Back in the days of yore when I started my consulting career, diversity issues dominated the agendas of military social action groups and the burgeoning human resource movement. People wanted inclusion, equitable pay, and fairness in hiring and promotion. New terms like “affirmative action” and “quotas” started to creep into the vernacular, and people reacted with varying degrees of confusion, delight, and angst.
Paradoxically, in an attempt to advance inclusion, exclusive identity groups started to spring up. Many groups started including “women,” “black,” or “Latino” in their titles. That drifted along for a while and then generationalism set it, because apparently we didn’t have enough ways to allow separatism to establish a foothold in our lives. Then, in addition to the labels that already existed, we started stereotyping people by the year of their births.
According to this new pervasive “ism,” Bill Gates, Bill Clinton, Tom Hanks, Michael Jordan, Jay Leno, and Osama Bin Laden are all alike because they’re all Baby Boomers. Through the years we abandoned some of the discriminatory practices that kept good people from doing their best work in our organizations, but we added some ridiculous ones like this too.
Why? It’s big business. Scan the shelves of your local bookstore or pick up the business section of any metropolitan newspapers, and you will see notices of group meetings for these various identify groups. Too many of these groups prey on the fears of their members, seemingly sending the message: “If we’re right, and this sort of discrimination exists, you better stick with us because we can help.”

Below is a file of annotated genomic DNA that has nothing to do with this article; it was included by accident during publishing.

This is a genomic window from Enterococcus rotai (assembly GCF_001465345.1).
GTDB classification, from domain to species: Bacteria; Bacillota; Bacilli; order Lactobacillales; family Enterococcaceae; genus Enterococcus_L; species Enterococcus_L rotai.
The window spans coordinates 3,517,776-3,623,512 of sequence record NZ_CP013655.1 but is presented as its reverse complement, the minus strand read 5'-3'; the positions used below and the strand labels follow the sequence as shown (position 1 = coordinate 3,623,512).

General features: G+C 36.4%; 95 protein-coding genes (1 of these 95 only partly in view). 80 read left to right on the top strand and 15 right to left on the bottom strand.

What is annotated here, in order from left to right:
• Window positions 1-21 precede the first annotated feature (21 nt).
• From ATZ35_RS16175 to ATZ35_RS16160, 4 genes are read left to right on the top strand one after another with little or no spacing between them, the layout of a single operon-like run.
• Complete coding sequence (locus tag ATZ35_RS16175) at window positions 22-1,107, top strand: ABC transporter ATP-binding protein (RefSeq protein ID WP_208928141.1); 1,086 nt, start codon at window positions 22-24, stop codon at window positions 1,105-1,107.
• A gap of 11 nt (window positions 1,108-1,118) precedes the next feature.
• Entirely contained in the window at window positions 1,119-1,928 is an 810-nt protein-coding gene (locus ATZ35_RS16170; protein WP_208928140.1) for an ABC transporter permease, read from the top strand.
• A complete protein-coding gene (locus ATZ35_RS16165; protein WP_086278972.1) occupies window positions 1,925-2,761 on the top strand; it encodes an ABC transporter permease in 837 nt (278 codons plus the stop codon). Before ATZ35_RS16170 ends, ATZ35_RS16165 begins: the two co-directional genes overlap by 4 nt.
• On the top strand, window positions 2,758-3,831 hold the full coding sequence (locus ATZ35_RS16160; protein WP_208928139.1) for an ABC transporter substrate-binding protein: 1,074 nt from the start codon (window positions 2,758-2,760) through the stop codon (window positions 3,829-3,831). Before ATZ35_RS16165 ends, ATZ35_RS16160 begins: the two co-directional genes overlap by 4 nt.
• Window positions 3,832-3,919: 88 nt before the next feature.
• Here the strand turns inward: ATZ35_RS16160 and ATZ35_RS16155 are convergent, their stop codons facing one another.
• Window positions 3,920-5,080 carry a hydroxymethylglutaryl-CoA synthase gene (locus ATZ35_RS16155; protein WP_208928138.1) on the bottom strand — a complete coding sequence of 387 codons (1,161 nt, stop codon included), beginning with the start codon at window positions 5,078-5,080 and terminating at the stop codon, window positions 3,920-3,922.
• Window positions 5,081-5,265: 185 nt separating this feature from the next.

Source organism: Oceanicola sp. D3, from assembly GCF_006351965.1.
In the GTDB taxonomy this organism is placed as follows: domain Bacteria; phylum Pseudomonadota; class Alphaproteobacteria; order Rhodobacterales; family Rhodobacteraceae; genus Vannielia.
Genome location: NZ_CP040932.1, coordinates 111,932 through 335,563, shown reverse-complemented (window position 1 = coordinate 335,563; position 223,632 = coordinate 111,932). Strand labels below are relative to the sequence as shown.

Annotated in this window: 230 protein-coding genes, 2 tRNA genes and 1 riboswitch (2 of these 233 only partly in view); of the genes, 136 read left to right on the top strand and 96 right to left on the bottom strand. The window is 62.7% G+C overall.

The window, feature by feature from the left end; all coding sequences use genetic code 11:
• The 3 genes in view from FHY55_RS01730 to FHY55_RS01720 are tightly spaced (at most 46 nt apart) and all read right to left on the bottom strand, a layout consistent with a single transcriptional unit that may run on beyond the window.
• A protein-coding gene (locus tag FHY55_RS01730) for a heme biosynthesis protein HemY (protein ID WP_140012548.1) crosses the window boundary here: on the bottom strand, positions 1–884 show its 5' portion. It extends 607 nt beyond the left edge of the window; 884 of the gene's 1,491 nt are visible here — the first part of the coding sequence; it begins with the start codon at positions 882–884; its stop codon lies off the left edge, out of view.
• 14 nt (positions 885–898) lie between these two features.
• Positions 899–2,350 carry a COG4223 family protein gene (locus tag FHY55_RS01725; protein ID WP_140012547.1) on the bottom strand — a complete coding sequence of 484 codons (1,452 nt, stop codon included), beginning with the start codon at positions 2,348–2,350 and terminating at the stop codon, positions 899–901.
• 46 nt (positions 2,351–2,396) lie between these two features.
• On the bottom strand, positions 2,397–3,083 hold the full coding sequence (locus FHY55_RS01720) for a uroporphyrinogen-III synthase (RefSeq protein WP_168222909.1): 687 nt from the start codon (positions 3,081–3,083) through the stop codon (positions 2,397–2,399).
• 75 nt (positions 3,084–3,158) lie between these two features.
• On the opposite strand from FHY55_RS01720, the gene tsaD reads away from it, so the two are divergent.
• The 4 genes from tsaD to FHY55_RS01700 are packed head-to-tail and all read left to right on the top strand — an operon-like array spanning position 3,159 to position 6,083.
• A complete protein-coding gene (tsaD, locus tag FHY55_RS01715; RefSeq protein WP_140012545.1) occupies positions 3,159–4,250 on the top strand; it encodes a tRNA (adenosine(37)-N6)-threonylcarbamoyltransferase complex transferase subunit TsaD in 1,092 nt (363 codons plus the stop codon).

They also encourage a victimization mentality. Recently a female consultant asked for my insight about her business, which specializes in helping companies “hear the voices of their women.” I told her I thought her value proposition was flawed because most successful woman don’t want to see themselves, or have others see them, as voiceless, impotent employees. They want to be noted for their exceptional contributions, not their need for another HR initiative. This comment was not well received, as it wouldn’t be from someone who aspires to build a business on helping these women.
Business people don’t need support groups; they need support from other like-minded, top-performing business professionals, and strong role models. Race, gender, age, religion, and ethnicity have no relevance.
Nearly every week someone asks me what I call a separating question: “What do leaders need to know about managing ____?” Fill in the blank. Women managing men. Boomers managing Gen X’s. Gen X’s managing Boomers. People from St. Louis managing Canadians. It never stops.
Each time I have the same reply. “The goal does not change when the target changes.” Best practices in leadership are just that: the best way to lead your best players. These people won’t all look alike, dress alike, or be alike—except in one distinguishing way. They will differentiate themselves by consistent superior performance.
If you concentrate on being the best performer, selecting top performers, and leading the best of the best, all the other things will take care of themselves. We can’t afford the tribalism that has surfaced in misguided attempts to correct historical wrongs.
(No Canadians were harmed in the writing of this blog).